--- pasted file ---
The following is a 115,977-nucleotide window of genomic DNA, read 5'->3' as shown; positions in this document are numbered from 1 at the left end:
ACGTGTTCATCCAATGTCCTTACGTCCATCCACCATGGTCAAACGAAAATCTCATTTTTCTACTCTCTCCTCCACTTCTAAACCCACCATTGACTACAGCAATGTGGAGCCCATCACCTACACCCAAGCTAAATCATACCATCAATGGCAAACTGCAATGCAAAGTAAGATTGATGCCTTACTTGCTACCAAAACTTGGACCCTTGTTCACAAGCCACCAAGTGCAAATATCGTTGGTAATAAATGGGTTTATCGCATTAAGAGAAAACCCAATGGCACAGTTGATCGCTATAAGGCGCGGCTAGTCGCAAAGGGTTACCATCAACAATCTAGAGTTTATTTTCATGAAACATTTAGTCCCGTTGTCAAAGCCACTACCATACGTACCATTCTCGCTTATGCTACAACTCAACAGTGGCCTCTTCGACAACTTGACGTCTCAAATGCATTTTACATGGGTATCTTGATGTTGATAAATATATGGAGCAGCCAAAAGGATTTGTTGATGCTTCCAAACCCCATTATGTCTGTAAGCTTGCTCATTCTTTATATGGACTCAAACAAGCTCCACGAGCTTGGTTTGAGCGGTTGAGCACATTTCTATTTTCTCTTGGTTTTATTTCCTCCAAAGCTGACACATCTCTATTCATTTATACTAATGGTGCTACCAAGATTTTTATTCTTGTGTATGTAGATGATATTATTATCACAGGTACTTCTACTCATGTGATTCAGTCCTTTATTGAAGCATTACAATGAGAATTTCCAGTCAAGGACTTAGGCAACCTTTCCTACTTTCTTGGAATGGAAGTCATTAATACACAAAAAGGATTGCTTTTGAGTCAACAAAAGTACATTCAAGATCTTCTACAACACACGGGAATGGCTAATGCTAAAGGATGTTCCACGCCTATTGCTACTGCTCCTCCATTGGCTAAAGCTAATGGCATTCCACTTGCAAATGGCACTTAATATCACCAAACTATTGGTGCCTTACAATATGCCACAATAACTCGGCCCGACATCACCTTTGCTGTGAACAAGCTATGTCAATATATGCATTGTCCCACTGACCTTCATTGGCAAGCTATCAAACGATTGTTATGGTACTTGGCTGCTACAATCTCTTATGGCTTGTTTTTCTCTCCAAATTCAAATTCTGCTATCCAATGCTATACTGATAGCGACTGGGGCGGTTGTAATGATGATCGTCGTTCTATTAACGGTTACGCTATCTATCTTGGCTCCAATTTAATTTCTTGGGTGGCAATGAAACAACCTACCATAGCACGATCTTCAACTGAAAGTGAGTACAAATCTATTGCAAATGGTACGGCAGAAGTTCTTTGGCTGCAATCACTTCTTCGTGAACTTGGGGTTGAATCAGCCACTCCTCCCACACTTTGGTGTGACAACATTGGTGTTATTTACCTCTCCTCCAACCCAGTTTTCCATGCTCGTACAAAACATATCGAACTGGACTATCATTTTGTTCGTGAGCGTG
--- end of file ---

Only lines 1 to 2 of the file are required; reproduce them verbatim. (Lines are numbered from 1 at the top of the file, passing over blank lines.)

The following is a 115,977-nucleotide window of genomic DNA, read 5'->3' as shown; positions in this document are numbered from 1 at the left end:
ACGTGTTCATCCAATGTCCTTACGTCCATCCACCATGGTCAAACGAAAATCTCATTTTTCTACTCTCTCCTCCACTTCTAAACCCACCATTGACTACAGCAATGTGGAGCCCATCACCTACACCCAAGCTAAATCATACCATCAATGGCAAACTGCAATGCAAAGTAAGATTGATGCCTTACTTGCTACCAAAACTTGGACCCTTGTTCACAAGCCACCAAGTGCAAATATCGTTGGTAATAAATGGGTTTATCGCATTAAGAGAAAACCCAATGGCACAGTTGATCGCTATAAGGCGCGGCTAGTCGCAAAGGGTTACCATCAACAATCTAGAGTTTATTTTCATGAAACATTTAGTCCCGTTGTCAAAGCCACTACCATACGTACCATTCTCGCTTATGCTACAACTCAACAGTGGCCTCTTCGACAACTTGACGTCTCAAATGCATTTTACATGGGTATCTTGATGTTGATAAATATATGGAGCAGCCAAAAGGATTTGTTGATGCTTCCAAACCCCATTATGTCTGTAAGCTTGCTCATTCTTTATATGGACTCAAACAAGCTCCACGAGCTTGGTTTGAGCGGTTGAGCACATTTCTATTTTCTCTTGGTTTTATTTCCTCCAAAGCTGACACATCTCTATTCATTTATACTAATGGTGCTACCAAGATTTTTATTCTTGTGTATGTAGATGATATTATTATCACAGGTACTTCTACTCATGTGATTCAGTCCTTTATTGAAGCATTACAATGAGAATTTCCAGTCAAGGACTTAGGCAACCTTTCCTACTTTCTTGGAATGGAAGTCATTAATACACAAAAAGGATTGCTTTTGAGTCAACAAAAGTACATTCAAGATCTTCTACAACACACGGGAATGGCTAATGCTAAAGGATGTTCCACGCCTATTGCTACTGCTCCTCCATTGGCTAAAGCTAATGGCATTCCACTTGCAAATGGCACTTAATATCACCAAACTATTGGTGCCTTACAATATGCCACAATAACTCGGCCCGACATCACCTTTGCTGTGAACAAGCTATGTCAATATATGCATTGTCCCACTGACCTTCATTGGCAAGCTATCAAACGATTGTTATGGTACTTGGCTGCTACAATCTCTTATGGCTTGTTTTTCTCTCCAAATTCAAATTCTGCTATCCAATGCTATACTGATAGCGACTGGGGCGGTTGTAATGATGATCGTCGTTCTATTAACGGTTACGCTATCTATCTTGGCTCCAATTTAATTTCTTGGGTGGCAATGAAACAACCTACCATAGCACGATCTTCAACTGAAAGTGAGTACAAATCTATTGCAAATGGTACGGCAGAAGTTCTTTGGCTGCAATCACTTCTTCGTGAACTTGGGGTTGAATCAGCCACTCCTCCCACACTTTGGTGTGACAACATTGGTGTTATTTACCTCTCCTCCAACCCAGTTTTCCATGCTCGTACAAAACATATCGAACTGGACTATCATTTTGTTCGTGAGCGTG